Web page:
Reviews, Socialist Review, No.182, January 1995.
Copyright © Socialist Review.
Copied with thanks from the Socialist Review Archive at http://www.lpi.org.uk.
Marked up by Einde O’Callaghan for the Marxists’ Internet Archive.
Brecht pointing out the real criminals
The Threepenny Opera
by Bertolt Brecht and Kurt Weill
I went to see this new staging of the most famous collaboration between the left wing German playwright Bertolt Brecht and the composer Kurt Weill with high expectations. I came away very disappointed.
The translation of the song lyrics was the best I’ve come across, making political points that are usually lost in other renderings. The singing was often brilliant. The technical props were very cleverly designed. Yet the final product just did not cohere, with the action often dragging and failing utterly to measure up to the pungency of many of the songs.
The Threepenny Opera is a musical rather than a conventional opera. The story line centres upon various sections of the London criminal classes – Peachum, the respectable petty bourgeois who profits from exploiting beggars, MacHeath, the leader of a gang of thieves, the captain, the corrupt police chief.
The criminals mimic the behaviour of high bourgeois society, plot against each other and shop one another to the police. The point, for Brecht, was to show that there was not a difference in essence between the bourgeoisie and the cold blooded thief and murderer – except the bourgeoisie know how to avoid direct implication in their crimes. As the most famous Brecht-Weill song puts it, ‘The shark bites with his teeth/ scarlet billows start to spread/ fancy gloves, though, wears MacHeath/ and there’s not a trace of red’.
But there always seem to have been problems getting productions of The Threepenny Opera to put this point across clearly. Brecht worked on the play in the late 1920s shortly before he became a full blown Marxist and, setting it in Victorian London, did not use it to make direct contemporary political comment. This meant well heeled theatre audiences could always see it just as a farce about gangsters. As one of Brecht’s biographers, Ronald Hayman, says, ‘The well dressed entrepreneurs in the stalls could feel comfortably superior to the robber gangs that aped the social pretensions of the nouveaux-riches.’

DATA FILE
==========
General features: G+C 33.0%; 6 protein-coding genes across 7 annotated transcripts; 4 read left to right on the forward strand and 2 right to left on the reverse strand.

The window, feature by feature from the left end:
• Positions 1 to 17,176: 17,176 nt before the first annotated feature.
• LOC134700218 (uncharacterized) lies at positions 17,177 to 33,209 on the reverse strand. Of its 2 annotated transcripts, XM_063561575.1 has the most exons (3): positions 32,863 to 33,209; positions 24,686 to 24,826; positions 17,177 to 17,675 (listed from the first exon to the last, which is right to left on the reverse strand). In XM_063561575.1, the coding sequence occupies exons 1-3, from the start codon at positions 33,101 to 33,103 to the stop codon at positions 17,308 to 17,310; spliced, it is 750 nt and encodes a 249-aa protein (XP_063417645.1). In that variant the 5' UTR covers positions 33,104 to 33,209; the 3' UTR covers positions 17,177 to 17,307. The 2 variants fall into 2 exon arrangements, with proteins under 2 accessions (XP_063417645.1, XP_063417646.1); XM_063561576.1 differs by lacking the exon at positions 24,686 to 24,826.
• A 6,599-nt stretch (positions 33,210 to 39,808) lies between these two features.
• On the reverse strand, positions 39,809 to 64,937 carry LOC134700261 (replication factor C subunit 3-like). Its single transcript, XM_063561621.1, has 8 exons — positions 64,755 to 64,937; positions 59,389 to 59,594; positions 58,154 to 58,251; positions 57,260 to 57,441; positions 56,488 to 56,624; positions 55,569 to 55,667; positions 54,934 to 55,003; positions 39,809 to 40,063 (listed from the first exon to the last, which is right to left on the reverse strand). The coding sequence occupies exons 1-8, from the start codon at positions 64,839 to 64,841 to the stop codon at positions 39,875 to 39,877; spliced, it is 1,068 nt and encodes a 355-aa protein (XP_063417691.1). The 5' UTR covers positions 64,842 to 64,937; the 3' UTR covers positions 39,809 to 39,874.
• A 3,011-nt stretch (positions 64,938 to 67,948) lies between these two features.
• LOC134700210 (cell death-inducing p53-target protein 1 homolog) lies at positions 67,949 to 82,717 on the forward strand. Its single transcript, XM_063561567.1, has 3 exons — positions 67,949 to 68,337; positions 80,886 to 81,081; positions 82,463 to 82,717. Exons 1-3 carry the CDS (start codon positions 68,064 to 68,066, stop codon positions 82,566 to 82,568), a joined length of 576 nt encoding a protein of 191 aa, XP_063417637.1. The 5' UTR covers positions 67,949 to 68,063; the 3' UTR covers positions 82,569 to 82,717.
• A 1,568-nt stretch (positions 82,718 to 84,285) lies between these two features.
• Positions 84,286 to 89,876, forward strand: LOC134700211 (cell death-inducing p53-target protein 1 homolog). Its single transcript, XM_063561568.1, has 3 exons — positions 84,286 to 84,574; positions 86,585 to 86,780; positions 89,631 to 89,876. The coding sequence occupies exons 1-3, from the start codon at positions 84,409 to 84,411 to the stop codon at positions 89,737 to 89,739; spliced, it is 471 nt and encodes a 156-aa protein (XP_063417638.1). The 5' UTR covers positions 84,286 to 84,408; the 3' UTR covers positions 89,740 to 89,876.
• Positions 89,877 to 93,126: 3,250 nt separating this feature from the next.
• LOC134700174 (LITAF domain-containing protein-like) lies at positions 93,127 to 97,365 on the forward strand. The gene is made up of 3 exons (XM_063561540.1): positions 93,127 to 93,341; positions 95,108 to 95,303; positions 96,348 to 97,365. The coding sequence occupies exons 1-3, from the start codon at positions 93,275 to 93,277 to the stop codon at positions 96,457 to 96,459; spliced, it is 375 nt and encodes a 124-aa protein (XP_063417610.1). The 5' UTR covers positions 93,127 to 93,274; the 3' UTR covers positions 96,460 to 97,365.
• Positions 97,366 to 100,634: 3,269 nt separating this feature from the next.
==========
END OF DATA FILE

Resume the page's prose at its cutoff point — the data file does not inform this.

The very success of the work served further to emasculate its political points, as it became a modern classic which merited sumptuous productions designed to give value for money to those who could afford £30 a seat.
This new production seeks to overcome these problems by setting the action in Britain in the near future, with television screens broadcasting Crime Watch programmes and a special Evening Standard on MacHeath’s arrest. But the good intentions come to little as a result of poor acting and sloppy stage work. Peachum and his wife do not come across as respectable petty bourgeois. MacHeath and his gang are not convincing caricatures of 1930s villains, let alone of 1990s villains who ape the rich. The performances of the captain and his police falter. The end result is a spectacle without political content, a series of extremely good songs interspersed with not particularly funny farce.
It is a shame, because Britain today is remarkably like the world caricatured by Brecht 65 years ago. There are thousands of beggars. There are hordes of corrupt police chiefs. There are crooked politicians. There are supercriminals of the Maxwell variety that go unpunished. And there are big businessmen who trade in wholesale murder. Never have much of the respectable bourgeoisie and the nastier section of the criminal classes been so alike. And never would a successful musical that made these points be more relevant.
As it is, it is worth going to the Donmar to hear the songs. But if you want to get the point of the whole operation, you will need to read the excellent Threepenny Novel (Penguin, £6.99) written by the Marxist Brecht four years after the first stage performance.
The Threepenny Opera plays at the Donmar Theatre, London, until March
Last updated on 21 December 2009